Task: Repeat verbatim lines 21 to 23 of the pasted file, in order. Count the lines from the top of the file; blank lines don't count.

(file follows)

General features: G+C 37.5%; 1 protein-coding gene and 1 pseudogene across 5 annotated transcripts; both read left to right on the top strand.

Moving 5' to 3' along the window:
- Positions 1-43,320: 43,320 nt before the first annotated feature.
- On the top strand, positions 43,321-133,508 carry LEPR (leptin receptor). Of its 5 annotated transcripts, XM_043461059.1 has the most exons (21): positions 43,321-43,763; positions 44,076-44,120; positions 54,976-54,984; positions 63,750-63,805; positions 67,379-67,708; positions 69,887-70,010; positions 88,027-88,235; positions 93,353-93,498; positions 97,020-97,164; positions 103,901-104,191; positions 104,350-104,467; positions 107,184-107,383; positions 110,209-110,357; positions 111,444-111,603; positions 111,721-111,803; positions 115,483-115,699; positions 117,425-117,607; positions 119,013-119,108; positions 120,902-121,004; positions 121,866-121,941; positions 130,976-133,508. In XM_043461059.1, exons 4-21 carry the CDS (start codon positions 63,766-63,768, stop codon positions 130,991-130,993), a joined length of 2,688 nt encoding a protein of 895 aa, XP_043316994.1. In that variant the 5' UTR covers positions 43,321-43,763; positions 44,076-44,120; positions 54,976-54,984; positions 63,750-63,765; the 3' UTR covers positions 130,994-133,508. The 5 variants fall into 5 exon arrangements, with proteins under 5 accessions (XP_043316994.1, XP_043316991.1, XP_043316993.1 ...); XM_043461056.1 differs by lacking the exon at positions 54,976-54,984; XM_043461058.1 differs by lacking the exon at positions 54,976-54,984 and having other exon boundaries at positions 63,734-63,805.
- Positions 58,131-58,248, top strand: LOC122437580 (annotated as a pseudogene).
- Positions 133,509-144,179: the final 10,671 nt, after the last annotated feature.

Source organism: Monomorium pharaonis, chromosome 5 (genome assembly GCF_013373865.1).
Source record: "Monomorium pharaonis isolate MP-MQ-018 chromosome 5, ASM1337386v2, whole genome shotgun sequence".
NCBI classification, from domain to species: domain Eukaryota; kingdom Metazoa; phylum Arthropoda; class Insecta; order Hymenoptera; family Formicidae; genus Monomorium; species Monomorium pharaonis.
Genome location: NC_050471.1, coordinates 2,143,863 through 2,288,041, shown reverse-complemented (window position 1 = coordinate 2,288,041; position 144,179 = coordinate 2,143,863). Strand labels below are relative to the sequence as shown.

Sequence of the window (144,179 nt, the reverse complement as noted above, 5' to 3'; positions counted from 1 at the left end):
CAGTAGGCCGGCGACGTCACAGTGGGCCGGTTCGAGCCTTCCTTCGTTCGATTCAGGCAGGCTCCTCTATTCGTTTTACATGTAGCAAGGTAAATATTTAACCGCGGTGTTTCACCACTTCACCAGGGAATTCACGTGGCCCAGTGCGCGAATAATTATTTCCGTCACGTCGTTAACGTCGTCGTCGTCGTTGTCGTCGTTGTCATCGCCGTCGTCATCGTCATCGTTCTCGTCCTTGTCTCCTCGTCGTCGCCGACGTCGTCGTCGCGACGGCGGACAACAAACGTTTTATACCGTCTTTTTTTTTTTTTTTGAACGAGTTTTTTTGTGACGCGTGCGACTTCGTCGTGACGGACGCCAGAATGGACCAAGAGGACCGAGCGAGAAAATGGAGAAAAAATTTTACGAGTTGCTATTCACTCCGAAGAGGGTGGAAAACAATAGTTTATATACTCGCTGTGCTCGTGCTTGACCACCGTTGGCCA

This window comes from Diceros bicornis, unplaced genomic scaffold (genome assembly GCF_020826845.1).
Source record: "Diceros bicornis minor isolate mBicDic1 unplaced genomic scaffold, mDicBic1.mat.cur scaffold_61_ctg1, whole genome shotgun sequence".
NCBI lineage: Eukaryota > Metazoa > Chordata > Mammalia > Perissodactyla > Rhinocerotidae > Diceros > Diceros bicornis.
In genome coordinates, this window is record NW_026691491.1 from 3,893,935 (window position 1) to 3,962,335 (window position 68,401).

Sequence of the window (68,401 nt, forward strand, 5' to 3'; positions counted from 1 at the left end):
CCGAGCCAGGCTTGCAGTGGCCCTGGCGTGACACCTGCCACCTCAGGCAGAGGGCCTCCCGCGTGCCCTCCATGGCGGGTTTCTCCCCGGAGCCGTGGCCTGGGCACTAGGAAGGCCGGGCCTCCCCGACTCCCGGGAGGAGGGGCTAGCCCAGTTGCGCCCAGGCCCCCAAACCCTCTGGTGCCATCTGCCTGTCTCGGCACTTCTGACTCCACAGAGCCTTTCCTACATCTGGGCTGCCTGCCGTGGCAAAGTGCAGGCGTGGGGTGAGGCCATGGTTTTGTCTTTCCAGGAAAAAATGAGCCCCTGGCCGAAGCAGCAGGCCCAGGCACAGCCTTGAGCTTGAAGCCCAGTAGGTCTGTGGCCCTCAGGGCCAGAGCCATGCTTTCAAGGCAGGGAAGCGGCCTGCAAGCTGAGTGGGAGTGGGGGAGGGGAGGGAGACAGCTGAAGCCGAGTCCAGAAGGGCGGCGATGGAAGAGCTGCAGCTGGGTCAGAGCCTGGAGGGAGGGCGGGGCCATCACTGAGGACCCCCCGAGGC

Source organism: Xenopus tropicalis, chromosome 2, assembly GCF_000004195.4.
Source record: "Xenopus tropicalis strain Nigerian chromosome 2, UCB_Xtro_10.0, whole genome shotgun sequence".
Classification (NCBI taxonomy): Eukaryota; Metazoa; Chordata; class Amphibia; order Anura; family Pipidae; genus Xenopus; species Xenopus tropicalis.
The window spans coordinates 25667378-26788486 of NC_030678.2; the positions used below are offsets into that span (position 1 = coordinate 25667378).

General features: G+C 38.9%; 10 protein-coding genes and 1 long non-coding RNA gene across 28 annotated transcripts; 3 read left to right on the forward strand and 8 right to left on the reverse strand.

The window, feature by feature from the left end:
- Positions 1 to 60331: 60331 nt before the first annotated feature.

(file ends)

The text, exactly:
Classification (NCBI taxonomy): Eukaryota; Metazoa; Chordata; class Amphibia; order Anura; family Pipidae; genus Xenopus; species Xenopus tropicalis.
The window spans coordinates 25667378-26788486 of NC_030678.2; the positions used below are offsets into that span (position 1 = coordinate 25667378).

General features: G+C 38.9%; 10 protein-coding genes and 1 long non-coding RNA gene across 28 annotated transcripts; 3 read left to right on the forward strand and 8 right to left on the reverse strand.